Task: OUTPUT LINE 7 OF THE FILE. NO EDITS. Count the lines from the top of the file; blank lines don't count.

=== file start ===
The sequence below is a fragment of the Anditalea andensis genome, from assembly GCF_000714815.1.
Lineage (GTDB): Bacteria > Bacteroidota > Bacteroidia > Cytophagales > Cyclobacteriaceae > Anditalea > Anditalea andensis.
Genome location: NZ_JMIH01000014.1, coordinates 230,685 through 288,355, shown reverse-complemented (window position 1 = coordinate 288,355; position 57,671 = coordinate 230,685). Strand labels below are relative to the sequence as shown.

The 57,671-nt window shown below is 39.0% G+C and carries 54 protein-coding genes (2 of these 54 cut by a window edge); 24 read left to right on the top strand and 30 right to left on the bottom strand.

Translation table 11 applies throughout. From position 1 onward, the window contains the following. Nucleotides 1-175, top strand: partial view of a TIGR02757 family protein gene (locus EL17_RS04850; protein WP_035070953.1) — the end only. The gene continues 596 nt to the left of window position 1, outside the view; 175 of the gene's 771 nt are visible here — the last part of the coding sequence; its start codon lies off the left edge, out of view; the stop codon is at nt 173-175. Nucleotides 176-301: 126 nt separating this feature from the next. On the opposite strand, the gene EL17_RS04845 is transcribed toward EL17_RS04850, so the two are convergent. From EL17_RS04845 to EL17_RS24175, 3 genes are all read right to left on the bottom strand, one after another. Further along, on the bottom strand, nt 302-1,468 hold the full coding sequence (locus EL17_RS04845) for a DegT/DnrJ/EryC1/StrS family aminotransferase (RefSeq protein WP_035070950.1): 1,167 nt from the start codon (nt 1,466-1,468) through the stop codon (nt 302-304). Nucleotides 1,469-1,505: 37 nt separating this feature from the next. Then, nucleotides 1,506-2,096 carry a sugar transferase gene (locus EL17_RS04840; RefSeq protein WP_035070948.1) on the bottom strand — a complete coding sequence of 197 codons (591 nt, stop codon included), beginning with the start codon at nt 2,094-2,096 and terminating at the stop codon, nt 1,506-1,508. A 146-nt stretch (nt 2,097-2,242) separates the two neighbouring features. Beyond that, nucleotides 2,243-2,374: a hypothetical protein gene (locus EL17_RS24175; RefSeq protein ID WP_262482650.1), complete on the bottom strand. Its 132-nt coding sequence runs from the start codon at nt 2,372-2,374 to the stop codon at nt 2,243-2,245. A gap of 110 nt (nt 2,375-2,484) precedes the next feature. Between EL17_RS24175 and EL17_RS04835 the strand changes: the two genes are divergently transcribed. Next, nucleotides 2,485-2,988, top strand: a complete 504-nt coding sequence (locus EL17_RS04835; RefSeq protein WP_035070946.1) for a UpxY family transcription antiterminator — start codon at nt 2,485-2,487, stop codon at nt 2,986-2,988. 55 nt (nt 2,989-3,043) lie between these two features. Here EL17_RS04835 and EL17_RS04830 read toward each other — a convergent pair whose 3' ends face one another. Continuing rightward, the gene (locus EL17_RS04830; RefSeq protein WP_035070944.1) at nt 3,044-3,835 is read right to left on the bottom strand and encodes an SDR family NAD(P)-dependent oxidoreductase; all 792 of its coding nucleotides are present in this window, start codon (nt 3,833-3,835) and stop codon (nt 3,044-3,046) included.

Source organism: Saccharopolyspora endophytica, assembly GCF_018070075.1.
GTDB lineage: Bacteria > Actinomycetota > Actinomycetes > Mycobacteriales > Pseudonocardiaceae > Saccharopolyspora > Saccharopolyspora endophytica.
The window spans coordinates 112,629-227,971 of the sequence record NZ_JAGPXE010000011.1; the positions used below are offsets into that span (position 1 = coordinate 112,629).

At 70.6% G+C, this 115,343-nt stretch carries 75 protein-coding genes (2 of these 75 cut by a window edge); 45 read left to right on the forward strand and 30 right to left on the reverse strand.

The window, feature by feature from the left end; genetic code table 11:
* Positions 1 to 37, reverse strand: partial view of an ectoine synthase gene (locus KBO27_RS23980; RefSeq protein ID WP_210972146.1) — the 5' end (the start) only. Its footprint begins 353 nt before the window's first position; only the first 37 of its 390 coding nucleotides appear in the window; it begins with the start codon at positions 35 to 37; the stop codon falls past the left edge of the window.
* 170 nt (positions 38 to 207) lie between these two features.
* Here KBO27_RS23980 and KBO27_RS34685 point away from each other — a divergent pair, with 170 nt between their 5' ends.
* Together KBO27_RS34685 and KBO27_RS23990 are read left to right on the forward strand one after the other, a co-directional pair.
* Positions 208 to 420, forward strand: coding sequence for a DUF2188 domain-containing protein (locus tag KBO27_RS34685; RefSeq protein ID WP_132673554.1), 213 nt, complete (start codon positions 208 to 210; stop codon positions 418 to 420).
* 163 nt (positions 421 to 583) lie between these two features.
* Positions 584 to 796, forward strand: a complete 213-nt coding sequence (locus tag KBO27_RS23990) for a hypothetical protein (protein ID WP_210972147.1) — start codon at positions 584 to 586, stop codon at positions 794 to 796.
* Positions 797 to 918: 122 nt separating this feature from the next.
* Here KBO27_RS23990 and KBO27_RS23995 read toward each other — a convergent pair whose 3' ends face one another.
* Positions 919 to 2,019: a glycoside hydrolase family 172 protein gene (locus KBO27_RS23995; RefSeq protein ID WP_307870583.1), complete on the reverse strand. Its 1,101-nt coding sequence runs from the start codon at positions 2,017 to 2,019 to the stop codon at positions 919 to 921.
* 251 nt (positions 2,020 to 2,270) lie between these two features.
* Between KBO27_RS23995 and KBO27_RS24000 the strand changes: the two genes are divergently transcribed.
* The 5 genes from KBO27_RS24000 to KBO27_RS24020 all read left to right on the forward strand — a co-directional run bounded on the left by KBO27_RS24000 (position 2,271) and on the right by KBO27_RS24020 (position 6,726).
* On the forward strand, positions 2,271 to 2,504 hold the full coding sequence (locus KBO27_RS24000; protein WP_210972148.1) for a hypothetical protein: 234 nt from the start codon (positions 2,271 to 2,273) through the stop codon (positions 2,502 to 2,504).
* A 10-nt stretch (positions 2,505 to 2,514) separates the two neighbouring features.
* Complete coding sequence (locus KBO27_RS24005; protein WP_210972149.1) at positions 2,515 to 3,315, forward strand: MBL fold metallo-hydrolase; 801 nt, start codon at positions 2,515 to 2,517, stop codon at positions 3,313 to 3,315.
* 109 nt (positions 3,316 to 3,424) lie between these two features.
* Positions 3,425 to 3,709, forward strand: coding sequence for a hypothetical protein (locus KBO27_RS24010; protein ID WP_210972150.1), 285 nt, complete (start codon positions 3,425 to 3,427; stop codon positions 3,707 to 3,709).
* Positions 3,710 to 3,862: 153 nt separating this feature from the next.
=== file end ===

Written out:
GTDB lineage: Bacteria > Actinomycetota > Actinomycetes > Mycobacteriales > Pseudonocardiaceae > Saccharopolyspora > Saccharopolyspora endophytica.